Staelin et al. disclose a powered skates having an electric motor and battery pack mounted on the underside of each skate, in U.S. Pat. No. 6,059,062. A sophisticated control system operates the motor. In one embodiment, a computer receives signals from a sensor located on the skate, and the motor processes the information and controls the operation of the motor.

In U.S. Pat. No. 6,604,593 B1, Mullet discloses powered roller skates having an electric motor mounted on the back of the skates. The batteries for the motor may be carried on the skater's body. The motor may be voice-activated, to allow the skater to control its operation.

Motorized skateboards are shown in U.S. Pat. No. 5,020,621 issued to Martin and U.S. Pat. No. 5,487,441 issued to Endo et al. An electric motor mounted on the underside of the skateboard provides the power.

SUMMARY OF THE INVENTION

The term “shoe” is used herein to encompass footwear having a sole and an upper attached to the sole. The upper is configured to at least partially overlay a person's foot and functions to secure the shoe to a person's foot. The term “shoe” includes footwear that covers the ankle, as well as footwear that does not cover the ankle.

By way of example, the shoe may be a boot, athletic shoe (low-cut or high-cut) or casual-style shoe, any of which may be provided with or without a heel. The upper component of the shoe may be secured to a person's foot by laces, buckles, zipper or straps, or the shoe may be configured to slip on to a person's foot. The shoe may be made of leather, canvas, natural rubber, synthetic rubber of other elastomer, thermoplastic or thermosetting polymer, or any combination of the foregoing. Those skilled in the art will recognize the performance requirements of the shoe, as hereinafter set forth, and select materials and designs to meet those requirements.

The shoe may be provided with a heel that is structurally thicker than the portion of the sole of the shoe positioned under the front of the user's foot. The term “sole” is intended to include such a relatively thick heel. When used to designate the relative location of a feature of the invention, the term “heel” refers to the back of shoe, and the term “toe” refers to the front of the shoe. The terms “front” and “rear” are used herein to designate positions relatively closer to the toe or heel of the shoe, respectively.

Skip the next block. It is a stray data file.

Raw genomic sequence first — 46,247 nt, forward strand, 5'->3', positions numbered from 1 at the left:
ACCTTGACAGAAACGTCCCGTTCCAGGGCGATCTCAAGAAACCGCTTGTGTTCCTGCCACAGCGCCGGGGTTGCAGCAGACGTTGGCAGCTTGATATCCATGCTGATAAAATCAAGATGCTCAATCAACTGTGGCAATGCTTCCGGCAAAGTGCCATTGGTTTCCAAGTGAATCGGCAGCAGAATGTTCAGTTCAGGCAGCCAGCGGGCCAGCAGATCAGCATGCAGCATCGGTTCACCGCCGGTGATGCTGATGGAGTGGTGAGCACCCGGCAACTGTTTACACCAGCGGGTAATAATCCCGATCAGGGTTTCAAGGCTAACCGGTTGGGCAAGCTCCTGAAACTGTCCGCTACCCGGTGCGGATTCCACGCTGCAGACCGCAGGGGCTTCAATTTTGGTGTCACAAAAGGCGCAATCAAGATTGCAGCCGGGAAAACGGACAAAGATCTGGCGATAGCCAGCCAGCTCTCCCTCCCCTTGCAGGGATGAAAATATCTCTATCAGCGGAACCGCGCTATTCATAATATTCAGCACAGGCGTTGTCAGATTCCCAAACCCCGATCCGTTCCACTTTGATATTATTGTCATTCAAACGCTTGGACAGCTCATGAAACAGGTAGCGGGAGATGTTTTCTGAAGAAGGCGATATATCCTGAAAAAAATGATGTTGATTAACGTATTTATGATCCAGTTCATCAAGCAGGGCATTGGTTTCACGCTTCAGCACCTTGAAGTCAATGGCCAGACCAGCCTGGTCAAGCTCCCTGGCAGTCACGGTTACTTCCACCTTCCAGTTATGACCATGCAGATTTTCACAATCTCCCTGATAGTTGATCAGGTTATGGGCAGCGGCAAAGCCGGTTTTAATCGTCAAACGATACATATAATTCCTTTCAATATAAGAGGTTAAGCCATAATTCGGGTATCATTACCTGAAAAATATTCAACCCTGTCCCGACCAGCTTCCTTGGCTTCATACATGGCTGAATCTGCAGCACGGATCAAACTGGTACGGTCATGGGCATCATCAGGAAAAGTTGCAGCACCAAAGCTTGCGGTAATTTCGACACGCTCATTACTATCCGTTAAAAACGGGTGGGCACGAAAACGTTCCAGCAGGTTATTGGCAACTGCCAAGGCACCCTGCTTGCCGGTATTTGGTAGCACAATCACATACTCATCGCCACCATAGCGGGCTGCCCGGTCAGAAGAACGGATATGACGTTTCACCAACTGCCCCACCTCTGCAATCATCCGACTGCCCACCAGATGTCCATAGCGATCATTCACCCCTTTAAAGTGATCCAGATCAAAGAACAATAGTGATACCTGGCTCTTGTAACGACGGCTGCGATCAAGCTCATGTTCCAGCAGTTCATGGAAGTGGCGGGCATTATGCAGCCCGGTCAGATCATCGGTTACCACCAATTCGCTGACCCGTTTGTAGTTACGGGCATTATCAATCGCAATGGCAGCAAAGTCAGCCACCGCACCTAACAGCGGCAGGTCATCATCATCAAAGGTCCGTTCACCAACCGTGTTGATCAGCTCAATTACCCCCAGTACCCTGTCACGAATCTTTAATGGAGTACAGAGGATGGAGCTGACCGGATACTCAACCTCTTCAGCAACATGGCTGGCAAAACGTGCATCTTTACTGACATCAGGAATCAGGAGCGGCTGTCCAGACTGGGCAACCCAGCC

A first shoe is provided. The shoe has at least one wheel mounted on the sole, which is movable from a retracted position to an extended position. In the retracted position, the wheel does not extend below the sole of the shoe. In the extended position, the tread of the wheel projects below the sole of the shoe, allowing the user to roll on the wheel. The wheel is mounted on an axle, with the axle aligned approximately 90° relative to the length of the shoe (heel to toe), when the wheel is in the extended position. Rather than a single wheel, two wheels may be mounted on a single axle, such as is commonly done with roller skates.

The wheel is propelled by a battery powered motor. The motor is mounted on the shoe and positioned to engage the wheel, when the wheel is in an extended position. In one embodiment, the motor is mounted on the sole of the shoe, and does not extend below the sole of the shoe. By way of example, the motor can be positioned in the sole of the shoe, beneath the user's instep. The wheel that is propelled by the motor can be positioned in front of or to the rear of the motor, when the motor is positioned in the sole of the shoe.

Various methods may be employed to transmit power from the motor to the wheel, referred to generally as a means to transmit power. For example, power may be transmitted by gears, belt, chain, shaft or flexible cable. In one embodiment, the wheel may have a gear mounted on the axle, which engages a gear on the shaft of the motor, either directly or through one or more idler gears. Those skilled in the art may select the appropriate type of gears (spur, helical, bevel, worm, etc.) and sequences of gears to achieve the desired performance, such as torque, speed, etc.

During operation of the shoe, the user may coast downhill. Accordingly, it is desirable that the wheel powered by the motor (the drive wheel) be allowed free overrun. This may be accomplished by providing a clutch, such as a roller clutch, which transmits torque between a shaft and a wheel/gear in one direction, and allows free overrun in the opposite direction. For example, a Torrington® brand roller clutch may be used. The clutch may be employed in the connection between the shaft of the motor and the drive gear, or in the connection between the wheel and the axle.

The motor may be held in place in a housing. For example, when the motor is positioned in the sole of the shoe, it can be mounted in a housing that holds the motor in place and maintains proper alignment for the motor to engage the wheel, or power transmission means. The housing is designed to allow access to the motor, for repair or replacement, as necessary.